What is the difference between the Shapiro–Wilk test of normality and the Kolmogorov–Smirnov test of normality? When will results from these two methods differ?


2 Answers 2


You can't really even compare the two since the Kolmogorov-Smirnov is for a completely specified distribution (so if you're testing normality, you must specify the mean and variance; they can't be estimated from the data*), while the Shapiro-Wilk is for normality, with unspecified mean and variance.

* you also can't standardize by using estimated parameters and test for standard normal; that's actually the same thing.

One way to compare would be to supplement the Shapiro-Wilk with a test for specified mean and variance in a normal (combining the tests in some manner), or by having the KS tables adjusted for the parameter estimation (but then it's no longer distribution-free).

There is such a test (equivalent to the Kolmogorov-Smirnov with estimated parameters) - the Lilliefors test; the normality-test version could be validly compared to the Shapiro-Wilk (and will generally have lower power). More competitive is the Anderson-Darling test (which must also be adjusted for parameter estimation for a comparison to be valid).

As for what they test - the KS test (and the Lilliefors) looks at the largest difference between the empirical CDF and the specified distribution, while the Shapiro Wilk effectively compares two estimates of variance; the closely related Shapiro-Francia can be regarded as a monotonic function of the squared correlation in a Q-Q plot; if I recall correctly, the Shapiro-Wilk also takes into account covariances between the order statistics.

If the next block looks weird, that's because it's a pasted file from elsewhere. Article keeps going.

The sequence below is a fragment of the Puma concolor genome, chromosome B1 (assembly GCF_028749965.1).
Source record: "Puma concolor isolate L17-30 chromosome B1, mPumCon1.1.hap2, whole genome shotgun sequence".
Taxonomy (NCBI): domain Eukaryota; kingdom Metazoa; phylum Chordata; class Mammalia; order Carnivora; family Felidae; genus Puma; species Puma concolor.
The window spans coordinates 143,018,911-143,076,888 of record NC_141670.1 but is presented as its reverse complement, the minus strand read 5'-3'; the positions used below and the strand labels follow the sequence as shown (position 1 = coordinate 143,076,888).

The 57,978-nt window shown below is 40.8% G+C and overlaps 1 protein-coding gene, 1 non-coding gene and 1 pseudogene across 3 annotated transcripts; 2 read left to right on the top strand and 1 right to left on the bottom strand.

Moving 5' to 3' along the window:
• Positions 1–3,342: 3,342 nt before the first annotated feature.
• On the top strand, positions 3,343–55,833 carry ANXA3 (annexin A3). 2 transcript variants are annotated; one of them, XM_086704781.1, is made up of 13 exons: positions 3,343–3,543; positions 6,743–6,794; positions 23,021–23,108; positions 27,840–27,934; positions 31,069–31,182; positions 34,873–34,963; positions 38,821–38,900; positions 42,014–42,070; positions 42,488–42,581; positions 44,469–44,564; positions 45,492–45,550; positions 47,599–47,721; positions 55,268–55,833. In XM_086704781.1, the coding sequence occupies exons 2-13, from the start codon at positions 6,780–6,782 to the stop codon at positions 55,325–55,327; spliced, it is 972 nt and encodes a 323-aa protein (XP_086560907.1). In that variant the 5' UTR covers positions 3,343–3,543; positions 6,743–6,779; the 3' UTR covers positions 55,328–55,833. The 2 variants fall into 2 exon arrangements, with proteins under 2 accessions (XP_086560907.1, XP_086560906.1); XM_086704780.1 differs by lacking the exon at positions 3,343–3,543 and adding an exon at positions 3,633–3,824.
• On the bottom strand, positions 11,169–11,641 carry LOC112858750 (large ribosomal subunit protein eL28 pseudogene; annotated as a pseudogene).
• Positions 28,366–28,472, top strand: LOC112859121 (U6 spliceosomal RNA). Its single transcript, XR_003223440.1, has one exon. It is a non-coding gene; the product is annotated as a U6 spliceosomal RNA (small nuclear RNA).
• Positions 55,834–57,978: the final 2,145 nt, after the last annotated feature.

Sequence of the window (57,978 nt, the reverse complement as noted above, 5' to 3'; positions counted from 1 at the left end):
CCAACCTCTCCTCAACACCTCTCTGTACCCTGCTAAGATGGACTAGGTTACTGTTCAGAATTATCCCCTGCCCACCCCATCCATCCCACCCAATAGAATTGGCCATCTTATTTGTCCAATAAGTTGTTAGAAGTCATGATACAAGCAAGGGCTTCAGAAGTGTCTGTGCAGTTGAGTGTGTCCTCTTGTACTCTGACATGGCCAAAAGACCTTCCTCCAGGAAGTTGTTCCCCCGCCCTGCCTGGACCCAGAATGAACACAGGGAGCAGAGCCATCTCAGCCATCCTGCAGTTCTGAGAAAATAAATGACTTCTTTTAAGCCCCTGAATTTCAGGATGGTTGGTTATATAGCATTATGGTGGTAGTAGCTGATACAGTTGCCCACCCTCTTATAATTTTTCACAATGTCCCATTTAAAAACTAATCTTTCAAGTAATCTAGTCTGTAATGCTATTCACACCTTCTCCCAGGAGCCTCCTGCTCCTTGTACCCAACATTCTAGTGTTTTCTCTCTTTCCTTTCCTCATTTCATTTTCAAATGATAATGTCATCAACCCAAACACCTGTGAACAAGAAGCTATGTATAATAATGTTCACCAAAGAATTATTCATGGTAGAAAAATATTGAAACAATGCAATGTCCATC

Edited to add: While the Shapiro-Wilk nearly always beats the Lilliefors test on alternatives of interest, an example where it doesn't is the $t_{30}$ in medium-large samples ($n>60$-ish). There the Lilliefors has higher power.

[It should be kept in mind that there are many more tests for normality that are available than these.]

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    $\begingroup$ I've seen a power curve;I just didn't think through what a lowering or raising of it would mean and instead god stuck on about your second comment starting: "keeping in mind". Somehow I got twisted around and thought you were saying that 'better' power meant having the power curve where it 'ought' to be. That perhaps we were cheating and getting unrealistic power in the KS because we were handing it parameters that it should have been penalized for estimating (because that is what I am used to as a consequence for failing to acknowledge that a parameter comes from an estimate). $\endgroup$ Commented Nov 27, 2013 at 22:23
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    $\begingroup$ Not sure how I missed these comments before, but yes, calculated p-values from using the KS test with estimated parameters as if they were known/specified will tend to be too high. Try it in R: hist(replicate(1000,ks.test(scale(rnorm(x)),pnorm)$p.value)) -- if the p-values were as they should be, that would look uniform! $\endgroup$
    – Glen_b
    Commented Dec 4, 2018 at 23:16
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    $\begingroup$ You have exactly the right thought at the end there. You can standardize if you know the population mean and variance. If you estimate either or both from the sample, that substantially alters the distribution of the test statistic (try it! code is above). Hence Lilliefors' papers in the 60s on the KS tests with estimation for the case of the normal (estimating $\mu$, estimating $\sigma$, estimating both) and also for the exponential (the test is no longer distribution-free, you have to do it for each specific case). $\endgroup$